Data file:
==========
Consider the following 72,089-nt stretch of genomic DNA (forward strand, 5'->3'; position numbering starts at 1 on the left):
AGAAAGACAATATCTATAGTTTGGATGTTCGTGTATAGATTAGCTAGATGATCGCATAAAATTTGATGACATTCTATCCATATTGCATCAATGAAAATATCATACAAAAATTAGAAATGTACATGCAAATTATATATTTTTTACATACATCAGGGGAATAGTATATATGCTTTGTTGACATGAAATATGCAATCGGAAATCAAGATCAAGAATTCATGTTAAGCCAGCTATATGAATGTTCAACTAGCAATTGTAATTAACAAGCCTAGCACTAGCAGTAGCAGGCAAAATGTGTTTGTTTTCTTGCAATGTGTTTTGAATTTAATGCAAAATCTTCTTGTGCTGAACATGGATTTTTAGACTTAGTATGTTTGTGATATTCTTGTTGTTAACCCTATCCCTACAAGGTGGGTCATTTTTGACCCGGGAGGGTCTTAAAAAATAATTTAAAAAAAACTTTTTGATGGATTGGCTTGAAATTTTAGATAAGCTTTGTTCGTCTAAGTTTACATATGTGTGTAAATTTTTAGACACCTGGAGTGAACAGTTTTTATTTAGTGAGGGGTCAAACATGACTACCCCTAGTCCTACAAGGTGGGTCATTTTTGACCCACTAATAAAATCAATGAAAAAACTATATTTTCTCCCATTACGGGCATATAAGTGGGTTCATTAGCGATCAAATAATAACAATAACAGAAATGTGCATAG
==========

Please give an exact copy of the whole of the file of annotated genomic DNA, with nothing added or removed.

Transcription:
Consider the following 72,089-nt stretch of genomic DNA (forward strand, 5'->3'; position numbering starts at 1 on the left):
AGAAAGACAATATCTATAGTTTGGATGTTCGTGTATAGATTAGCTAGATGATCGCATAAAATTTGATGACATTCTATCCATATTGCATCAATGAAAATATCATACAAAAATTAGAAATGTACATGCAAATTATATATTTTTTACATACATCAGGGGAATAGTATATATGCTTTGTTGACATGAAATATGCAATCGGAAATCAAGATCAAGAATTCATGTTAAGCCAGCTATATGAATGTTCAACTAGCAATTGTAATTAACAAGCCTAGCACTAGCAGTAGCAGGCAAAATGTGTTTGTTTTCTTGCAATGTGTTTTGAATTTAATGCAAAATCTTCTTGTGCTGAACATGGATTTTTAGACTTAGTATGTTTGTGATATTCTTGTTGTTAACCCTATCCCTACAAGGTGGGTCATTTTTGACCCGGGAGGGTCTTAAAAAATAATTTAAAAAAAACTTTTTGATGGATTGGCTTGAAATTTTAGATAAGCTTTGTTCGTCTAAGTTTACATATGTGTGTAAATTTTTAGACACCTGGAGTGAACAGTTTTTATTTAGTGAGGGGTCAAACATGACTACCCCTAGTCCTACAAGGTGGGTCATTTTTGACCCACTAATAAAATCAATGAAAAAACTATATTTTCTCCCATTACGGGCATATAAGTGGGTTCATTAGCGATCAAATAATAACAATAACAGAAATGTGCATAG